I had a ten-minute time limit to write something using the Freewriting style and present it to the evening’s writers critique group, and this is what I cooked up that evening.
Mr. Carrington sat in his recliner and stared into the fireplace, washing down his regrets and shortcomings with a bottle of the hardest scotch whiskey on the shelves. He held a picture of he and his wife, taken on their first date at a carnival, sometime in the year nineteen seventy-two.
The ringing of the doorbell interrupted his attempt of finishing the last bit of whiskey without vomiting. He sat the bottle next to his seat and dragged his feet toward the front door. After opening the door, he noticed a tall black fellow, dressed in a nice suit and tie with briefcase in hand.
“Mr. Carrington?” He asked politely, followed by a look of concern, concealed by a friendly smile that meant nothing.
Carrington never seen the man before but knew exactly why he was looking for him. Instead of answering, he walked away from the front door and returned to his seat. The black male took time to think of alternative ways to gain the old man’s attention, but nothing was going to get Mr. Carrington out of that chair, unless it was his wife at that door.
The black male entered the home and closed the door behind him. He sat in the loveseat next to the recliner and kept an eye on the old man as he finished the remaining swig of whiskey. Without turning to look at his guest, he spoke with his eyes staring deep into the fire once again.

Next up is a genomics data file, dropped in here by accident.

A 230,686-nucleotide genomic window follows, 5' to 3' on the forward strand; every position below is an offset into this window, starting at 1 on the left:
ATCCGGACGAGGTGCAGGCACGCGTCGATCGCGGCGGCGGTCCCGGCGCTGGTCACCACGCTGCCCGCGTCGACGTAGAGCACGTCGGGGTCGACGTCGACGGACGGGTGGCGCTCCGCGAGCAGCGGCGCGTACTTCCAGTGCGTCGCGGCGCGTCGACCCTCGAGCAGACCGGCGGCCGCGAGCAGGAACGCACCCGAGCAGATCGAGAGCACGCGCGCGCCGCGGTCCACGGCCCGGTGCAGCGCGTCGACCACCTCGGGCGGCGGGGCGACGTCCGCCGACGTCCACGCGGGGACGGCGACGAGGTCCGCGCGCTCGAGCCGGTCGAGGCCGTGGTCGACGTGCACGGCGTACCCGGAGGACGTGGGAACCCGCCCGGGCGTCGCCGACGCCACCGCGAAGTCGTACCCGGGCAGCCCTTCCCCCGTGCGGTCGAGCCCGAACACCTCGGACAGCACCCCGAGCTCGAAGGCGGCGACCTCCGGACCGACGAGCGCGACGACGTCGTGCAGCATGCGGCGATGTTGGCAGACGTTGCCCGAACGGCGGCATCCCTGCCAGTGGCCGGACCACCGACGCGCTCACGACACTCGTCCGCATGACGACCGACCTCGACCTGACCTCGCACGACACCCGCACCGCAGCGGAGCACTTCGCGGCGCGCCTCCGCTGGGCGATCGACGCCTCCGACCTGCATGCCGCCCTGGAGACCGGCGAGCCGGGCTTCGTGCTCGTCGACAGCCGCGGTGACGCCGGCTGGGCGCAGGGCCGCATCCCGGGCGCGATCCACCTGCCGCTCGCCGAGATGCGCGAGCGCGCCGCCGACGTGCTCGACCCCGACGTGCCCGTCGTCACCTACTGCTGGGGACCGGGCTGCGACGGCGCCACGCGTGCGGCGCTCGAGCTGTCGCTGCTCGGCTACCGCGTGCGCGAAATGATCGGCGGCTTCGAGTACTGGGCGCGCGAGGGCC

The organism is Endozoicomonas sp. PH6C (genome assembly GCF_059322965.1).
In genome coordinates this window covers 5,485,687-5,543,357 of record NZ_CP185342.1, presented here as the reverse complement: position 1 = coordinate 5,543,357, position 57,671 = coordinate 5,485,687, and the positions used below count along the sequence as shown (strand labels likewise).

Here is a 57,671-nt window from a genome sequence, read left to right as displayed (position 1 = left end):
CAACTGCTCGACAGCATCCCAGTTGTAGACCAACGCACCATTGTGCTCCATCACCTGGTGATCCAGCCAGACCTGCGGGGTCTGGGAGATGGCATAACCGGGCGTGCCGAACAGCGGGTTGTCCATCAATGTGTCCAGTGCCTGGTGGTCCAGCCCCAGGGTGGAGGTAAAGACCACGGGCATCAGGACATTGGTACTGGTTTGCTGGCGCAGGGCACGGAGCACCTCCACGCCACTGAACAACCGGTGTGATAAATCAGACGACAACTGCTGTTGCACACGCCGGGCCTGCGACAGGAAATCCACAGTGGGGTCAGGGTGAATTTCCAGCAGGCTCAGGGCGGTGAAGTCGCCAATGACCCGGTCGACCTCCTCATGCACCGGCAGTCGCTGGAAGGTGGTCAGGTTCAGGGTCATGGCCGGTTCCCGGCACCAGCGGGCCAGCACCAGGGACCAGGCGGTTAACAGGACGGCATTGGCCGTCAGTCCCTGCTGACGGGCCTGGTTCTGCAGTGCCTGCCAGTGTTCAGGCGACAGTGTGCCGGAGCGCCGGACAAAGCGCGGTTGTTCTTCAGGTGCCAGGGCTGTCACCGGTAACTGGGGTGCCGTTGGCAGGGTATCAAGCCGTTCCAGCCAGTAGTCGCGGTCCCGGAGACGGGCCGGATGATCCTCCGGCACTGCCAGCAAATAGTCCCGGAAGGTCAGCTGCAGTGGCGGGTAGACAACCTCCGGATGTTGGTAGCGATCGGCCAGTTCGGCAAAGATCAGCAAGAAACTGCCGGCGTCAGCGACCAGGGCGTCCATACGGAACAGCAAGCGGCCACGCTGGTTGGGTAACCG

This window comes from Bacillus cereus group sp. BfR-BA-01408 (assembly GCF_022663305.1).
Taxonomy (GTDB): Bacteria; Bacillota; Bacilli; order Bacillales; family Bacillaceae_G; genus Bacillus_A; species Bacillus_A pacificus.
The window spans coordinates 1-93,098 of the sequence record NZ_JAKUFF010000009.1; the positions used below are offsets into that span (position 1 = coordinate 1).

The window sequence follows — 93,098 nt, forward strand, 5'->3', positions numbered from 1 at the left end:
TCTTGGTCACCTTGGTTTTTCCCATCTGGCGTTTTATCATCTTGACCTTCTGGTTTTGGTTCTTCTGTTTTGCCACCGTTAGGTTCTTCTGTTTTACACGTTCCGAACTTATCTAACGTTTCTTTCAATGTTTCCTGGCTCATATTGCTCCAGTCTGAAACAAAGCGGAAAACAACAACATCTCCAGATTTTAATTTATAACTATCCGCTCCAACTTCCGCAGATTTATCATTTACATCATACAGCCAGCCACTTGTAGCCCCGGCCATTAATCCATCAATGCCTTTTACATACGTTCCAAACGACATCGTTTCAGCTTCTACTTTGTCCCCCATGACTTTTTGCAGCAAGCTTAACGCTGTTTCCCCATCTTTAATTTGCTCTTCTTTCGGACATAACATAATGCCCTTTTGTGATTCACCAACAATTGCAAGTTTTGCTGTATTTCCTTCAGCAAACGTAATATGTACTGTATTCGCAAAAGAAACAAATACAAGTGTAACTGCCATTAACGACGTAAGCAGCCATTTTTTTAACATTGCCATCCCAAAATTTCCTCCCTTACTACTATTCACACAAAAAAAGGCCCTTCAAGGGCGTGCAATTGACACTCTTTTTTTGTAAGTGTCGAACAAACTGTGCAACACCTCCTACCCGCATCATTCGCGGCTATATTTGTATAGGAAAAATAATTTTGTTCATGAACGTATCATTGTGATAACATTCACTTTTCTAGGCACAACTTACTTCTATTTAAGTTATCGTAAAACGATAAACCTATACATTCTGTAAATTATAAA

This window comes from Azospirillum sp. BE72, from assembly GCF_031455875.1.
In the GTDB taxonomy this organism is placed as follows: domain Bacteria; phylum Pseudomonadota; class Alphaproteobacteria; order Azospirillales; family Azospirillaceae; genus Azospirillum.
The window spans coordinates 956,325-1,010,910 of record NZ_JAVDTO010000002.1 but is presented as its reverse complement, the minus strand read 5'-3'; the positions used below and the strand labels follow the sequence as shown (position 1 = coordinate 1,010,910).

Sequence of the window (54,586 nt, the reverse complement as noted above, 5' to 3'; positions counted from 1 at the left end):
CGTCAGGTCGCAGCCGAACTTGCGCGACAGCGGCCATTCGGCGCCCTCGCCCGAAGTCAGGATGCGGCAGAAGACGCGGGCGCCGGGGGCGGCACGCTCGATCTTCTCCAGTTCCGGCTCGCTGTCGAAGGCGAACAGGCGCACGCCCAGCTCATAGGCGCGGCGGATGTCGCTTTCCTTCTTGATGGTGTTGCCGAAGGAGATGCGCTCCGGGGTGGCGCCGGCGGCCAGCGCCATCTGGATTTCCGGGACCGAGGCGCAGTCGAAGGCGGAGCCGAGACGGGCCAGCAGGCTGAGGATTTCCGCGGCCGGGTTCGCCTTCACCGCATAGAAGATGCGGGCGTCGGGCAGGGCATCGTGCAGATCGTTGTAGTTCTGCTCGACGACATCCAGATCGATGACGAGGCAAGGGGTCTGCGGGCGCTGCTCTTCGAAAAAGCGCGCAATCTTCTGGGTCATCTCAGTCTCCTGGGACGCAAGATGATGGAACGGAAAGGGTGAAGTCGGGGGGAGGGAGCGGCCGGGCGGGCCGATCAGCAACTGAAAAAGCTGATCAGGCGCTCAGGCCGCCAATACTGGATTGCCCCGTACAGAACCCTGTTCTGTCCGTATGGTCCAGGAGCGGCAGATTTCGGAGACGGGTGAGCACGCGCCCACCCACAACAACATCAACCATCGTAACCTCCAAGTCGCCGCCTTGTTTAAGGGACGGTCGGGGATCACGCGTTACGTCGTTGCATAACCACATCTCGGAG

“My wife and i used to sit there.” He said in a raspy drunken tone. The suited man began to stand, not wanting to be disrespecting in any way, but Carrington raised his hand, signaling that it was alright for him to remain seated.
“We would sit there and watch the beautiful flames from that fireplace there, care free with no interest in what was going on out there in the world. Our world was in here, and we made it enjoyable and comfortable for each other. There was nothing out there that could draw me away from her and the life that we made together.” Mr. Carrington spoke emotionally as his hand trembled on the arm of the recliner. The suited man notice this as Carrington continued on…
“I’ve done some terrible things in the past that i am ashamed of, things that you couldn’t imagine. I was young, ignorant and full of so much hate.” Mr. Carrington took another look at the empty whiskey bottle, knowing that the content has been consumed, but wishing that there was at least a sip left.
“Mr. Carrington, Um…” The suited man intended his palm for a handshake. “My name is Gerard Cole…” he introduced himself in a pleasant tone of voice with that salesman-like smile, but Carrington did not shake his hand, nor did he care to hear what he had to offer, if he was offering something.
“Yeah, yeah.” Carrington uttered with a grunt, like the careless drunk that he is. “Listen Mr. Cole, you seem like a nice kid. I mean, you got your fancy little suit on, your Colgate smile, and your nappy hair cut all short and greased up. Now i can only think of one reason why a boy like you would be knocking at my door… You want to kill me.”